Analysing John Rawls' Theory Of Justice And Its Principles, And The Conflicts Which May Arise From Its Implementation.

1651 words - 7 pages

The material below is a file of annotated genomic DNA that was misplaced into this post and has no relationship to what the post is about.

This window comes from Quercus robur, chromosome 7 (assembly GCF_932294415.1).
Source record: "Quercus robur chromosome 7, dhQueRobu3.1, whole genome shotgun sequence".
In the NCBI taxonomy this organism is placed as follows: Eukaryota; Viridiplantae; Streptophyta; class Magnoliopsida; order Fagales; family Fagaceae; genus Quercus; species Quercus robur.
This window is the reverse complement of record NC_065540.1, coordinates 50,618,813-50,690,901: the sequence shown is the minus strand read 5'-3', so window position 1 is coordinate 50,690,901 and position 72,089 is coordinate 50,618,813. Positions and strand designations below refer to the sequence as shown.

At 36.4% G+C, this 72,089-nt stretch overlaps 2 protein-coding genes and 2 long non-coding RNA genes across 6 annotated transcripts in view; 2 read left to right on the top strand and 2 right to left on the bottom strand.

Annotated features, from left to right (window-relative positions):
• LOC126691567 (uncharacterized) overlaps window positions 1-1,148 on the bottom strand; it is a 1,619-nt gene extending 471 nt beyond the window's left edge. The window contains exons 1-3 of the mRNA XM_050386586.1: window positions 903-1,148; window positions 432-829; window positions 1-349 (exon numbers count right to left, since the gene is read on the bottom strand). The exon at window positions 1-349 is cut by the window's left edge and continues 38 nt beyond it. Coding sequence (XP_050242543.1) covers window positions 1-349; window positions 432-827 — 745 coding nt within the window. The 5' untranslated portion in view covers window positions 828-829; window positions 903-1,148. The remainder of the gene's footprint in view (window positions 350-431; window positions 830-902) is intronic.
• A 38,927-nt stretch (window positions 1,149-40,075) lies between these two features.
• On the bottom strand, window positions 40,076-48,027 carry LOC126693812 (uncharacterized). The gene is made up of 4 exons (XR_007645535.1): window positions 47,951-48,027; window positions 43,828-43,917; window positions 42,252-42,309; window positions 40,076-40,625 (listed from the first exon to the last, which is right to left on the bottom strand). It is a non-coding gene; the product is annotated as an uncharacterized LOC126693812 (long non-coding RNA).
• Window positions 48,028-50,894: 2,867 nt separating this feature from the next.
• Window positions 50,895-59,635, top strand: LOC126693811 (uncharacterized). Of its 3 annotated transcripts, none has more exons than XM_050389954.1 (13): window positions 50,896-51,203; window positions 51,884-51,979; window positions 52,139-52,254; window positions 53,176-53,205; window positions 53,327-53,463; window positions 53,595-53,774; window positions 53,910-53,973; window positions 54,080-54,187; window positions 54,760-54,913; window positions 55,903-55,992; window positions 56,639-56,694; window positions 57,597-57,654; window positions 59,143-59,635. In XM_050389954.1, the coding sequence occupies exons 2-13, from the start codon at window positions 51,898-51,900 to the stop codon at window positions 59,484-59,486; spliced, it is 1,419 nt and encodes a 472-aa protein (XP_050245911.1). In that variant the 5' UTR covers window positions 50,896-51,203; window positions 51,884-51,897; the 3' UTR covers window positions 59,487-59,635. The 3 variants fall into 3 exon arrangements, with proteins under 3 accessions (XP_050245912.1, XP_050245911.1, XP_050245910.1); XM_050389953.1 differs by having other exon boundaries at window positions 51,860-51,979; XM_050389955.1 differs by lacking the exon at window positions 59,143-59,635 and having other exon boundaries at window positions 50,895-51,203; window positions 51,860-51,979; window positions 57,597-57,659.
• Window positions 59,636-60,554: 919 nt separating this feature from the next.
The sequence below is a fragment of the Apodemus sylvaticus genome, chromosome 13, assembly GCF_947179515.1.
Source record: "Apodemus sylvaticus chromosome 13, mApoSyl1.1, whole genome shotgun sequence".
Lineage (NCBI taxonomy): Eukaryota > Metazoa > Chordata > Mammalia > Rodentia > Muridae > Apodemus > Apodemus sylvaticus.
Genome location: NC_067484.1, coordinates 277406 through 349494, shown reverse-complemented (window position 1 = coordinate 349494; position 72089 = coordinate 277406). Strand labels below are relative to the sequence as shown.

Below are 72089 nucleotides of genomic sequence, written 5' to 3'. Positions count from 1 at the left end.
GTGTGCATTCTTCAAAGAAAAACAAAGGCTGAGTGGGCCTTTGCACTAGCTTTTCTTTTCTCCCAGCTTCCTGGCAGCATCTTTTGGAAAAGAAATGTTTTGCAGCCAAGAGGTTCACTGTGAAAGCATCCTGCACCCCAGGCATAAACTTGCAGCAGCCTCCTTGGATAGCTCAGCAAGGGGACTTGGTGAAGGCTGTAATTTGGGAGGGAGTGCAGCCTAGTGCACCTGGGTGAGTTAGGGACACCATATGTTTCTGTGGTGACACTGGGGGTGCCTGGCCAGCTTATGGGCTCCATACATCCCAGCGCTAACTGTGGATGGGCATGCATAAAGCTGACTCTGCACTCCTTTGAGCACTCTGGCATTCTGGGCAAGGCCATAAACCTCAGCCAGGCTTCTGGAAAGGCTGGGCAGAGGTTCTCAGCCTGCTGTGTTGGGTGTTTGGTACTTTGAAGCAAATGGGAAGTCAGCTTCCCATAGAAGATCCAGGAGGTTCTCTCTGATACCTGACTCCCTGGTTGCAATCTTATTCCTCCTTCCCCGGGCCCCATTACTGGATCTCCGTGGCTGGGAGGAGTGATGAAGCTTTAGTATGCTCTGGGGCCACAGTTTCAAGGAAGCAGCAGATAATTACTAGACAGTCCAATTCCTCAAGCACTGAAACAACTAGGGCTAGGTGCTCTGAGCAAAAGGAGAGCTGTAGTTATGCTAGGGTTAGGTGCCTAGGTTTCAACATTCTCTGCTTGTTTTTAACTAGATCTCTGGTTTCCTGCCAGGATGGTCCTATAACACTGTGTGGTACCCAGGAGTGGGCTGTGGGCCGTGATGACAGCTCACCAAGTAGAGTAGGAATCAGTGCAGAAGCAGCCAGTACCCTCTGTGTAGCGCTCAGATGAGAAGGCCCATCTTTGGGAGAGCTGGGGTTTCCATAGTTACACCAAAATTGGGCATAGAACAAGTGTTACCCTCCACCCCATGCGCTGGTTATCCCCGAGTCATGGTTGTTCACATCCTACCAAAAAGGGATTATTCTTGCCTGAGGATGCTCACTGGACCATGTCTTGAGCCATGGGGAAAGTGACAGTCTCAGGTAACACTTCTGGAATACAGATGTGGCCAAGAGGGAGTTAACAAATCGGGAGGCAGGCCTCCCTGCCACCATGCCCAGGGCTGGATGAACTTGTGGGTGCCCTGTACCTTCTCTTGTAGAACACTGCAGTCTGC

Justice as FairnessThe late John Rawls, in 'Justice as Fairness', acknowledges that society exists for the "mutual benefit of all its members" (Nuttall 2002:223). They should be better off living in a society than not. However, he also indicates that there is a conflict of interest between members within the society, as each tries to accumulate a larger share of wealth and goods available.Rawls' theory of justice is seen as the solution to the conflict of interests in society, and revolves around the adaptation of two fundamental principles of justice, which would, in turn, guarantee a just and morally acceptable society. The first principle guarantees the right of each person to have the most extensive basic liberty compatible with the liberty of others. The second principle states that social and economic positions are to be (firstly) to everyone's advantage and (secondly) open to all.Rawl believes that the first principle (the liberty principle) should take precedence over his second (the difference principle). The liberty principle entails that each citizen should have the right to political liberty (ie to vote and stand for election), liberty of conscience and freedom of thought, the right to hold personal property, freedom of speech and assembly, and freedom from arbitrary arrest and seizure. Rawl wishes to see all these freedoms distributed equally, as he asserts that this is the basis of a just society.The first part of Rawls' second principle of justice states that social and economic inequalities are to be arranged so that they are reasonably expected to be everyone's advantage. Rawls refers to this portion as 'the difference principle'. The difference principle implies two things. First, that those who posses fewer natural assets such as wealth or education, deserve special consideration and compensation. Second, Rawls implies that the rich should willingly give up a portion of their wealth to the poor since they would gain more than they gave up by enjoying the benefits of a mutually co-operative society (Nuttall 2002:226).If Rawls were to consider that perhaps the losses felt by the rich may indeed outweigh the benefits felt in return and also outweigh the gain in happiness of the poor, then I wonder how solid he would feel his argument is. Rawls bases his difference principle on the assumption that wealth is a natural asset, that people gain it by being in the right place at the right time. This becomes believable when examples such as that of David Beckham are cited; while Beckham may work hard for the millions he earns, I have no doubt in my mind that there are others in this country who work several fold harder and longer and receive a tiny percentage of his income. This would give notice to the idea of the natural lottery, which implies that the distribution of such things as wealth and education are arbitrary. If this were the case unconditionally, then Rawls' theory would undoubtedly hold true. The idea that wealth is...

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